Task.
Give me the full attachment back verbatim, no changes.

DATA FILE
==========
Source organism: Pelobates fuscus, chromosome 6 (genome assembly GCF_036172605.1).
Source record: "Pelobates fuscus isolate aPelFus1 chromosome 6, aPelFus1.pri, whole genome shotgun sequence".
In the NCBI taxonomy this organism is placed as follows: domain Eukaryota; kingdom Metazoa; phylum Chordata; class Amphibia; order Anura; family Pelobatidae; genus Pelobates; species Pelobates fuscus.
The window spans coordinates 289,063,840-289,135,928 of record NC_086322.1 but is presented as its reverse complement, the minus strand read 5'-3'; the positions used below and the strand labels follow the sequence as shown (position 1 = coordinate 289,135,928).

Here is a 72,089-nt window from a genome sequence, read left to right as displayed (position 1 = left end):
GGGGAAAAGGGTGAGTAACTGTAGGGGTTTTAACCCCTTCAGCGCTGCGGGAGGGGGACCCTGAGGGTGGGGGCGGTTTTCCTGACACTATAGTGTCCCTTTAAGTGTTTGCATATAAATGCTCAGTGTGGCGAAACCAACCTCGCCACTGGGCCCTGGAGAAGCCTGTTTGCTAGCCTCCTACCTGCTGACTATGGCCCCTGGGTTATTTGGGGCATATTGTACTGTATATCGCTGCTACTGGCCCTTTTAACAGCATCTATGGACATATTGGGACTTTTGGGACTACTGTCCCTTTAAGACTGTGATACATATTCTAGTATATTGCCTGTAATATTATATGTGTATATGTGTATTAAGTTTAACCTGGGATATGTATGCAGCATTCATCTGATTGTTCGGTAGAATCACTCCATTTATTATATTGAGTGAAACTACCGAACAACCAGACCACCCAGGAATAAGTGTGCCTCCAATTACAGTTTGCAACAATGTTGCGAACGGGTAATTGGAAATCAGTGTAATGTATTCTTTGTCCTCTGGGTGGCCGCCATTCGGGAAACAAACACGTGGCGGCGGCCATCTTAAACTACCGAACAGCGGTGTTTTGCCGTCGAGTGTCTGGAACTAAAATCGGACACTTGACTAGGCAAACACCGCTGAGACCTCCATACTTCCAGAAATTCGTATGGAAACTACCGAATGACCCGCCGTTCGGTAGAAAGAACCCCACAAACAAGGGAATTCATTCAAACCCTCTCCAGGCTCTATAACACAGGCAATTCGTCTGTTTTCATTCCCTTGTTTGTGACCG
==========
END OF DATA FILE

Source organism: Pelobates fuscus, chromosome 6 (genome assembly GCF_036172605.1).
Source record: "Pelobates fuscus isolate aPelFus1 chromosome 6, aPelFus1.pri, whole genome shotgun sequence".
In the NCBI taxonomy this organism is placed as follows: domain Eukaryota; kingdom Metazoa; phylum Chordata; class Amphibia; order Anura; family Pelobatidae; genus Pelobates; species Pelobates fuscus.
The window spans coordinates 289,063,840-289,135,928 of record NC_086322.1 but is presented as its reverse complement, the minus strand read 5'-3'; the positions used below and the strand labels follow the sequence as shown (position 1 = coordinate 289,135,928).

Here is a 72,089-nt window from a genome sequence, read left to right as displayed (position 1 = left end):
GGGGAAAAGGGTGAGTAACTGTAGGGGTTTTAACCCCTTCAGCGCTGCGGGAGGGGGACCCTGAGGGTGGGGGCGGTTTTCCTGACACTATAGTGTCCCTTTAAGTGTTTGCATATAAATGCTCAGTGTGGCGAAACCAACCTCGCCACTGGGCCCTGGAGAAGCCTGTTTGCTAGCCTCCTACCTGCTGACTATGGCCCCTGGGTTATTTGGGGCATATTGTACTGTATATCGCTGCTACTGGCCCTTTTAACAGCATCTATGGACATATTGGGACTTTTGGGACTACTGTCCCTTTAAGACTGTGATACATATTCTAGTATATTGCCTGTAATATTATATGTGTATATGTGTATTAAGTTTAACCTGGGATATGTATGCAGCATTCATCTGATTGTTCGGTAGAATCACTCCATTTATTATATTGAGTGAAACTACCGAACAACCAGACCACCCAGGAATAAGTGTGCCTCCAATTACAGTTTGCAACAATGTTGCGAACGGGTAATTGGAAATCAGTGTAATGTATTCTTTGTCCTCTGGGTGGCCGCCATTCGGGAAACAAACACGTGGCGGCGGCCATCTTAAACTACCGAACAGCGGTGTTTTGCCGTCGAGTGTCTGGAACTAAAATCGGACACTTGACTAGGCAAACACCGCTGAGACCTCCATACTTCCAGAAATTCGTATGGAAACTACCGAATGACCCGCCGTTCGGTAGAAAGAACCCCACAAACAAGGGAATTCATTCAAACCCTCTCCAGGCTCTATAACACAGGCAATTCGTCTGTTTTCATTCCCTTGTTTGTGACCG